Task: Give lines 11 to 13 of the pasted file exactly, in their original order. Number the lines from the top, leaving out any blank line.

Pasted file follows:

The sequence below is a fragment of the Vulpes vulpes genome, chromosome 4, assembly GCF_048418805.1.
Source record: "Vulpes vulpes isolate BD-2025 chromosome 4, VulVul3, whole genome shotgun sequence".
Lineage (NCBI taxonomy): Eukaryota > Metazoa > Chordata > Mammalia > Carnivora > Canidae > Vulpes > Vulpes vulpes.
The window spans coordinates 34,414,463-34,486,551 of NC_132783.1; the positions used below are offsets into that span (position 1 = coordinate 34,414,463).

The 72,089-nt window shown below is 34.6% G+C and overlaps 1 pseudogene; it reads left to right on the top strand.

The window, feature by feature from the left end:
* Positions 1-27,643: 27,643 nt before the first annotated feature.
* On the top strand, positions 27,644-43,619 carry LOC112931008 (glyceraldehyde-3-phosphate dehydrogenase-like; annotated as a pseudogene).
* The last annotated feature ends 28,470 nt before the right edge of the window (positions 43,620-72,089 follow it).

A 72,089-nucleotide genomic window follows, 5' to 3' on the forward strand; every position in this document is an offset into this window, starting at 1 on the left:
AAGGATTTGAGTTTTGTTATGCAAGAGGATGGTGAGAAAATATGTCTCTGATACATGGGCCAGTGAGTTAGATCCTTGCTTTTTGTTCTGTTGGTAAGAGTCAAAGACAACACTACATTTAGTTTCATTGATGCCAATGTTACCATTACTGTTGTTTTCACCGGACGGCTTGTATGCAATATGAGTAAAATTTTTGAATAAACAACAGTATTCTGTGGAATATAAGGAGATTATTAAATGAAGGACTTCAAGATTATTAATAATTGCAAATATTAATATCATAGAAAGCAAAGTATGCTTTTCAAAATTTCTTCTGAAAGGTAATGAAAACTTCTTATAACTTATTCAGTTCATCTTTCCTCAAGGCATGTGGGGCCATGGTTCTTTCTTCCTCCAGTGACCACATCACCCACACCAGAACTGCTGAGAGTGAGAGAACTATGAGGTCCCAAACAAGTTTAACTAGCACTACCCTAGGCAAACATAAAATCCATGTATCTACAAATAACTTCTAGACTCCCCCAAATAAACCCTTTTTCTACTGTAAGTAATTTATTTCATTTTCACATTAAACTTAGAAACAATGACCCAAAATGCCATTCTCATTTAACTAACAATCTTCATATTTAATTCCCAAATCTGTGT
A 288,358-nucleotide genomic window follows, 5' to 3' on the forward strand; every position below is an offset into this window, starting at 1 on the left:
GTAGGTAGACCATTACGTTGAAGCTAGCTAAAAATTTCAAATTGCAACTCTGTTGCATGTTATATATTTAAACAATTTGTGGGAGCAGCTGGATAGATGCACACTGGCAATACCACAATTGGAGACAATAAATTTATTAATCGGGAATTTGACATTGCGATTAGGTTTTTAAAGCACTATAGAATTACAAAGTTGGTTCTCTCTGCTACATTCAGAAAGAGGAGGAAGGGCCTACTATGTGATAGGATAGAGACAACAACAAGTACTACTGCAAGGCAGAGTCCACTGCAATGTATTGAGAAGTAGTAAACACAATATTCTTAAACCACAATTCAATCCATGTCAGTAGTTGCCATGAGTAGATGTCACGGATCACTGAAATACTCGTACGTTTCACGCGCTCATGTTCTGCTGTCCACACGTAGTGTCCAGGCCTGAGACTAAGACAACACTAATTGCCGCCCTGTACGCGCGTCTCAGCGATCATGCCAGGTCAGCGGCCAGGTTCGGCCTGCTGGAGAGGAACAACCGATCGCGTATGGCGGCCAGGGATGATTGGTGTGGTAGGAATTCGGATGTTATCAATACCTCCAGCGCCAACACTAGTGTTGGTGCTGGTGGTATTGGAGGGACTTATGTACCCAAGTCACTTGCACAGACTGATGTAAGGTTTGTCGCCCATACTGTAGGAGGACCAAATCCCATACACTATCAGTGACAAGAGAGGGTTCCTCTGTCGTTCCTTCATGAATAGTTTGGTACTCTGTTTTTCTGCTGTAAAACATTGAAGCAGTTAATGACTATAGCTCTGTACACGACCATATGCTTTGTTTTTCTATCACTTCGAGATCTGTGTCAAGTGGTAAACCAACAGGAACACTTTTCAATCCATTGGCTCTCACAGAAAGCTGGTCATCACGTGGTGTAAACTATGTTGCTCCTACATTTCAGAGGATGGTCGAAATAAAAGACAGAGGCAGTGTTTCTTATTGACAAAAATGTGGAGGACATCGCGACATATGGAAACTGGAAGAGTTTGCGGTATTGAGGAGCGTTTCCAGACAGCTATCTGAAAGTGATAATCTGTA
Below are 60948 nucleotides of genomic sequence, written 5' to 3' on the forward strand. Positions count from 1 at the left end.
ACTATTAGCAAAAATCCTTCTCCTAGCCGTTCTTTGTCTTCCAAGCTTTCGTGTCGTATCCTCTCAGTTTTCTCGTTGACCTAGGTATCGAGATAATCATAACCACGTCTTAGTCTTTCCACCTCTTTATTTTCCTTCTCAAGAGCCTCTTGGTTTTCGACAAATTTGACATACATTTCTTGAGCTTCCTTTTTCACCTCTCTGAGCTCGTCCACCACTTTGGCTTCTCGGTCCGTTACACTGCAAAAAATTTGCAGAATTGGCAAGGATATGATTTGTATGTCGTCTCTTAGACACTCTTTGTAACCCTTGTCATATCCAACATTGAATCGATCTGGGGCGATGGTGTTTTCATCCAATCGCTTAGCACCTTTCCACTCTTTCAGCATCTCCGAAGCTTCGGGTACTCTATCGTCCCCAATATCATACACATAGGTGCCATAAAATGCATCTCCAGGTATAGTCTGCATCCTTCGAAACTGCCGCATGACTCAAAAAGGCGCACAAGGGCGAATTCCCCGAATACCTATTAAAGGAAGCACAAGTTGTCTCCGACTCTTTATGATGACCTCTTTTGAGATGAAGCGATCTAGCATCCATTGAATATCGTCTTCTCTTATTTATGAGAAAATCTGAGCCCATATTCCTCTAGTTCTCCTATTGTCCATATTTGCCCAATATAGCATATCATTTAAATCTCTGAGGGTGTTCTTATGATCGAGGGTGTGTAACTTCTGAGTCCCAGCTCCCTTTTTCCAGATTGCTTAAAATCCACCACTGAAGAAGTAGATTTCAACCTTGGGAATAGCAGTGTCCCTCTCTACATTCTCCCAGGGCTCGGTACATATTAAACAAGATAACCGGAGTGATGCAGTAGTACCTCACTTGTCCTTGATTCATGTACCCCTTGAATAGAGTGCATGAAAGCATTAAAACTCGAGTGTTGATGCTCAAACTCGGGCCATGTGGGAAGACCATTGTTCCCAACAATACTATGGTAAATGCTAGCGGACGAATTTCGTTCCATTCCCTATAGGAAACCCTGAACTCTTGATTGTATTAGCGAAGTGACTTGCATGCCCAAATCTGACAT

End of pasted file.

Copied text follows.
AAGGATTTGAGTTTTGTTATGCAAGAGGATGGTGAGAAAATATGTCTCTGATACATGGGCCAGTGAGTTAGATCCTTGCTTTTTGTTCTGTTGGTAAGAGTCAAAGACAACACTACATTTAGTTTCATTGATGCCAATGTTACCATTACTGTTGTTTTCACCGGACGGCTTGTATGCAATATGAGTAAAATTTTTGAATAAACAACAGTATTCTGTGGAATATAAGGAGATTATTAAATGAAGGACTTCAAGATTATTAATAATTGCAAATATTAATATCATAGAAAGCAAAGTATGCTTTTCAAAATTTCTTCTGAAAGGTAATGAAAACTTCTTATAACTTATTCAGTTCATCTTTCCTCAAGGCATGTGGGGCCATGGTTCTTTCTTCCTCCAGTGACCACATCACCCACACCAGAACTGCTGAGAGTGAGAGAACTATGAGGTCCCAAACAAGTTTAACTAGCACTACCCTAGGCAAACATAAAATCCATGTATCTACAAATAACTTCTAGACTCCCCCAAATAAACCCTTTTTCTACTGTAAGTAATTTATTTCATTTTCACATTAAACTTAGAAACAATGACCCAAAATGCCATTCTCATTTAACTAACAATCTTCATATTTAATTCCCAAATCTGTGT
A 288,358-nucleotide genomic window follows, 5' to 3' on the forward strand; every position below is an offset into this window, starting at 1 on the left:
GTAGGTAGACCATTACGTTGAAGCTAGCTAAAAATTTCAAATTGCAACTCTGTTGCATGTTATATATTTAAACAATTTGTGGGAGCAGCTGGATAGATGCACACTGGCAATACCACAATTGGAGACAATAAATTTATTAATCGGGAATTTGACATTGCGATTAGGTTTTTAAAGCACTATAGAATTACAAAGTTGGTTCTCTCTGCTACATTCAGAAAGAGGAGGAAGGGCCTACTATGTGATAGGATAGAGACAACAACAAGTACTACTGCAAGGCAGAGTCCACTGCAATGTATTGAGAAGTAGTAAACACAATATTCTTAAACCACAATTCAATCCATGTCAGTAGTTGCCATGAGTAGATGTCACGGATCACTGAAATACTCGTACGTTTCACGCGCTCATGTTCTGCTGTCCACACGTAGTGTCCAGGCCTGAGACTAAGACAACACTAATTGCCGCCCTGTACGCGCGTCTCAGCGATCATGCCAGGTCAGCGGCCAGGTTCGGCCTGCTGGAGAGGAACAACCGATCGCGTATGGCGGCCAGGGATGATTGGTGTGGTAGGAATTCGGATGTTATCAATACCTCCAGCGCCAACACTAGTGTTGGTGCTGGTGGTATTGGAGGGACTTATGTACCCAAGTCACTTGCACAGACTGATGTAAGGTTTGTCGCCCATACTGTAGGAGGACCAAATCCCATACACTATCAGTGACAAGAGAGGGTTCCTCTGTCGTTCCTTCATGAATAGTTTGGTACTCTGTTTTTCTGCTGTAAAACATTGAAGCAGTTAATGACTATAGCTCTGTACACGACCATATGCTTTGTTTTTCTATCACTTCGAGATCTGTGTCAAGTGGTAAACCAACAGGAACACTTTTCAATCCATTGGCTCTCACAGAAAGCTGGTCATCACGTGGTGTAAACTATGTTGCTCCTACATTTCAGAGGATGGTCGAAATAAAAGACAGAGGCAGTGTTTCTTATTGACAAAAATGTGGAGGACATCGCGACATATGGAAACTGGAAGAGTTTGCGGTATTGAGGAGCGTTTCCAGACAGCTATCTGAAAGTGATAATCTGTA